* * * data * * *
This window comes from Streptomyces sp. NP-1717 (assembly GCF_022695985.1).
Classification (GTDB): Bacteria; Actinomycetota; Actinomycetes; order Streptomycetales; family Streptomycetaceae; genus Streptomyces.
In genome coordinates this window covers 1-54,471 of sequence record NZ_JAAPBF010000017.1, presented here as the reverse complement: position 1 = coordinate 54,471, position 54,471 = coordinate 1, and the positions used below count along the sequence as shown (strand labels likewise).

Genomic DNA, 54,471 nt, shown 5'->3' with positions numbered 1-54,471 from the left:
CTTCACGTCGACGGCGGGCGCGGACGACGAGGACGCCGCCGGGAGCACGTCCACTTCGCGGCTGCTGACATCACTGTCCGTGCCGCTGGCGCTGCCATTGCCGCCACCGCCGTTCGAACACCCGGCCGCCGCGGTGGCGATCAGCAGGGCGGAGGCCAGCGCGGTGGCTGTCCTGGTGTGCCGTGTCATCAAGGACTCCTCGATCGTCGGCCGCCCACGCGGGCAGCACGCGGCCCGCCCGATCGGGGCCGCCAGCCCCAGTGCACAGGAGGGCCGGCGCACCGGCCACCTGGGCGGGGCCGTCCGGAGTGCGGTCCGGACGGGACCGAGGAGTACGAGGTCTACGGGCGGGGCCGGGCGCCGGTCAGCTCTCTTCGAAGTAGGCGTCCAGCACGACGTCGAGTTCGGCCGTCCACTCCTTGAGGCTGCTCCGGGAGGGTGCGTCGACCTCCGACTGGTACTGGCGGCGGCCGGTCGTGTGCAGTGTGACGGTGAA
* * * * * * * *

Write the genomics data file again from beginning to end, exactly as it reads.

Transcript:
This window comes from Streptomyces sp. NP-1717 (assembly GCF_022695985.1).
Classification (GTDB): Bacteria; Actinomycetota; Actinomycetes; order Streptomycetales; family Streptomycetaceae; genus Streptomyces.
In genome coordinates this window covers 1-54,471 of sequence record NZ_JAAPBF010000017.1, presented here as the reverse complement: position 1 = coordinate 54,471, position 54,471 = coordinate 1, and the positions used below count along the sequence as shown (strand labels likewise).

Genomic DNA, 54,471 nt, shown 5'->3' with positions numbered 1-54,471 from the left:
CTTCACGTCGACGGCGGGCGCGGACGACGAGGACGCCGCCGGGAGCACGTCCACTTCGCGGCTGCTGACATCACTGTCCGTGCCGCTGGCGCTGCCATTGCCGCCACCGCCGTTCGAACACCCGGCCGCCGCGGTGGCGATCAGCAGGGCGGAGGCCAGCGCGGTGGCTGTCCTGGTGTGCCGTGTCATCAAGGACTCCTCGATCGTCGGCCGCCCACGCGGGCAGCACGCGGCCCGCCCGATCGGGGCCGCCAGCCCCAGTGCACAGGAGGGCCGGCGCACCGGCCACCTGGGCGGGGCCGTCCGGAGTGCGGTCCGGACGGGACCGAGGAGTACGAGGTCTACGGGCGGGGCCGGGCGCCGGTCAGCTCTCTTCGAAGTAGGCGTCCAGCACGACGTCGAGTTCGGCCGTCCACTCCTTGAGGCTGCTCCGGGAGGGTGCGTCGACCTCCGACTGGTACTGGCGGCGGCCGGTCGTGTGCAGTGTGACGGTGAA